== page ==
A reeking odour.

The immigrant,

ever alone,
and alone knowing,
that no place exists,
but that lost home.

effortlessly soaring into abandoned flight,

yesterdays’ pain surrenders,,

drawn gently by,

departing moments’ caressing ebb and dreamy flow,

seeking only sanctuary,

to finally rest,

where wild grasses grow …

morning tugs at the monnlight,

another night slips and slides,

winding through hazy dreams,

to finally embrace the oncoming tides …

The Obscenity of the Wealth Gap in South Africa …

hardly surprising,
yet vulgar all the same,

feudal lords,
profiteers of colonial privilege,

amassing ever more,

while mothers give birth in cramped hospital corridors,

a mere stones throw away,

from mansions of polythene ostentation.

And still,

the struggles continue,

bread,
water,
jobs,
shelter,
health,

dignity,

for all compatriots,

of our work-in-progress rainbow nation …

1.

time hisses,
the threat perennial,

needling sounds
stowed away,
tucked-in,

silent …

2.

time hisses,
the threat perennial.

Time bides its time,

stowed away,
tucked-in,

silently knowing,

all that we shall all come to know,

in time …

The Anonymity of the Shade …

beyond words,

mere paltry scribbled verse,

rolls across empty streets,

while today crawls to a fade,

as night descends,

offering comfort,

the solace of anonymous shade …

broken rays of sunlight pierce through the casket of night,

murmurs of gentle persuasion echo within a tormented soul,

the respite from nights’ smothering,

sneaks between the gathering smog,

urging the faltering spirits of this tormented soul to rise up from the clingy bog,

and in rising,

liberating this soul from the desolation of being a phony, fickle cog …

Hamba Kahle*, Senzo Meyiwa!
( 1987 – 2014 )

My Captain is gone.

Shot dead,
in cold blood,

another senseless killing,

another son of the soil snatched away from us,

leaving us empty,
cold,
desolate.

My Captain is gone.

shot and killed,

my Captain is gone,

leaving a void,

that can never be filled!

Hamba Kahle, my Captain!

Hamba Kahle, Senzo Meyiwa!

May your soul rest in eternal peace …

* – ‘Hamba Kahle’ – lit. – Travel Well, an isiXhosa expression, used especially to bid farewell to a person who has passed away.

From News24:

Cape Town – Senzo Meyiwa, who was tragically shot dead on Sunday evening, began his football career as a striker for hometown club London Cosmos in Umlazi, Durban in the 1990s.

He soon converted to the goalkeeper position and went on to represent KwaZulu-Natal in the Transnet Under-14 and Coca-Cola Under-17 Inter-Provincial tournaments in 2000 as a 13-year-old. His performances caught the eye of Orlando Pirates scouts, who brought him to the club’s development programme.

After making impressive progress through the youth levels, Meyiwa made his official debut for Orlando Pirates in a 2-1 win over AmaZulu on November 8, 2006.

He was an important part of the Pirates squad that won a famous ‘Double Treble’ in 2010/11 and 2011/12, claiming two MTN8 titles, two Absa Premiership titles, the Telkom Knockout and Nedbank Cup.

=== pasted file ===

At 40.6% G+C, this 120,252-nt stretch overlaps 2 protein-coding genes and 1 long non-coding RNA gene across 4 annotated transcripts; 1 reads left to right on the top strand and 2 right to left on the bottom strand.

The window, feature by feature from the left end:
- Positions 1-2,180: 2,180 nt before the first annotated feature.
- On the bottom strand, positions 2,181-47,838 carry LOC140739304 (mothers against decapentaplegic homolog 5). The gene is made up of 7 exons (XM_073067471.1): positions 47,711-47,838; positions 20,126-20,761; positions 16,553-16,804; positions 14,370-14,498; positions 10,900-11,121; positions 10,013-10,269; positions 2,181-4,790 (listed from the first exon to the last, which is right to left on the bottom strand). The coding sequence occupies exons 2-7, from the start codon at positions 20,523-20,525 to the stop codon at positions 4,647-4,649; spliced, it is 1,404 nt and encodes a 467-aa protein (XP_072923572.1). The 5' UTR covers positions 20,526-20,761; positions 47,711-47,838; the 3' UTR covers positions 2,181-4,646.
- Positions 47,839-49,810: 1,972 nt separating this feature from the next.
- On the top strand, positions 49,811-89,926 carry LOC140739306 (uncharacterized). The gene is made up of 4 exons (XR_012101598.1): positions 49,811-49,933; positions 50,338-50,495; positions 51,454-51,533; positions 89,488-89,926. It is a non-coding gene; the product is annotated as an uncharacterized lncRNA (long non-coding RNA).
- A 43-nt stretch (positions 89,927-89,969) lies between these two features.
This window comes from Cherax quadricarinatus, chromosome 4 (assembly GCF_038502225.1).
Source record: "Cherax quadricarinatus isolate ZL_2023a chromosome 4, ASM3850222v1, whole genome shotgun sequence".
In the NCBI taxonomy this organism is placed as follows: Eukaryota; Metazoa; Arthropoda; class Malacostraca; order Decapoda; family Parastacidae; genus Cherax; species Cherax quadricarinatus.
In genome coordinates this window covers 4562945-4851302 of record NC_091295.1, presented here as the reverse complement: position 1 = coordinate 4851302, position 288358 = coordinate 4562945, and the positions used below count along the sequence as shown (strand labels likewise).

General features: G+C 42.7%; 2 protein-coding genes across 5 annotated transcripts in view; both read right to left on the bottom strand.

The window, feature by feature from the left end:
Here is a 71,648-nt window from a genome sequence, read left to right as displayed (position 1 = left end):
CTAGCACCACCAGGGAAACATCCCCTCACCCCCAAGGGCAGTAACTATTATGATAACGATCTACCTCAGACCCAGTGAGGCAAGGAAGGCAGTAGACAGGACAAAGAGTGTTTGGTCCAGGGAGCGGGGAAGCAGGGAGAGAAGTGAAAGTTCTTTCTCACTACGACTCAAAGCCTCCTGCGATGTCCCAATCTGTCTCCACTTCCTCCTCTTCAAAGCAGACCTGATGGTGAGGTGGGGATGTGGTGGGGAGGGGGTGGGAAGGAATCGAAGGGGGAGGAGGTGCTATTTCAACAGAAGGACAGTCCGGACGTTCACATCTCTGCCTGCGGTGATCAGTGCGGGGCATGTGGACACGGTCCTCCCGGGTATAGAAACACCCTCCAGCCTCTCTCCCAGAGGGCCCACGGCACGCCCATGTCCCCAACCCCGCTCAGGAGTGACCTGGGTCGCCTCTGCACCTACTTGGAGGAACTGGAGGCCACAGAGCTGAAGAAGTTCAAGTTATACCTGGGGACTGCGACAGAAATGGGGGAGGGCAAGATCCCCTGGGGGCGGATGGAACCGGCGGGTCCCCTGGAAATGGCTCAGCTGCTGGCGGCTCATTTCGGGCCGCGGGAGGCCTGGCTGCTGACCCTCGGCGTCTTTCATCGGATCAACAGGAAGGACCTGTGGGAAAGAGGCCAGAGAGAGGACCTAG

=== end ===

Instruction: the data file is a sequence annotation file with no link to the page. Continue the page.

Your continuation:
In 2013 Meyiwa’s career took a dramatic upswing, as he reclaimed the number one position at Orlando Pirates and was the team’s best player on their epic run to the final of the CAF Champions League, with his heroic performance in the away leg of the second round tie against DR Congo’s TP Mazembe particularly memorable.

He also made his Bafana Bafana debut, coming on as a substitute for Wayne Sandilands at half-time of a 2-0 friendly win over Lesotho in Maseru on June 2, 2013.

In 2014 the goalkeeper continued his rise to prominence, helping Orlando Pirates win the 2014 Nedbank Cup before taking advantage of the injury-enforced absence of close friend and goalkeeping rival Itumeleng Khune to be Bafana Bafana’s first choice goalkeeper for their 2015 Africa Cup of Nations qualifying matches in September and October.

Meyiwa was not only the first choice goalkeeper, but also handed the captain’s armband by new coach Ephraim ‘Shakes’ Mashaba. Inspired by the honour, the Pirates goalkeeper kept four successive clean sheets as South Africa claimed top spot on the standings after four matches and put themselves within touching distance of qualification for the 2015 AFCON.

Meyiwa’s last professional appearance was on Saturday, October 25 at Orlando Stadium as he helped the Buccaneers to a 4-1 victory over Ajax Cape Town in a Telkom Knockout quarter-final.

He was aged 27 years and 32 days upon his death on October 26 in Vosloorus.

Senzo Meyiwa factfile:

Born: September 24, 1987

Place of birth: Umlazi, Durban

Position: Goalkeeper

Former clubs: Orlando Pirates juniors and Yebo Yes United (Pirates reserve team)

Orlando Pirates debut: November 8, 2006, Orlando Pirates 2-1 AmaZulu

Orlando Pirates starts: 157

International honours: Former South Africa U-17, U-20 & U-23 international; 7 Bafana Bafana caps (6 starts, 1 sub)

Bafana Bafana debut: June 2, 2013, Lesotho 0 South Africa 2

Honours: 2010 & 2011 MTN8 winner; 2011 & 2012 Absa Premiership winner; 2011 & 2014 Nedbank Cup winner; 2013 CAF Champions League runner-up

raindrops …

raindrops,
like celestial nectar,

drench my winter coat.

i stagger,
wounded,
half-blind,

though no longer filled with dread,

for i walk on,

unsure,
oh yes, most certainly so,

yet filled with murmuring promises,

as i welcome the myriad paths that lie ahead …

A New Dawn …

shackled,
the noose tightening,

stealing promises,
of tomorrows yet to be born,

yet still,

hope takes root,

offering solace,
a glimpse,

of a less harsh tomorrow,

as the moon resigns itself,

to the embrace of the coming dawn …

Eternally Optimistic …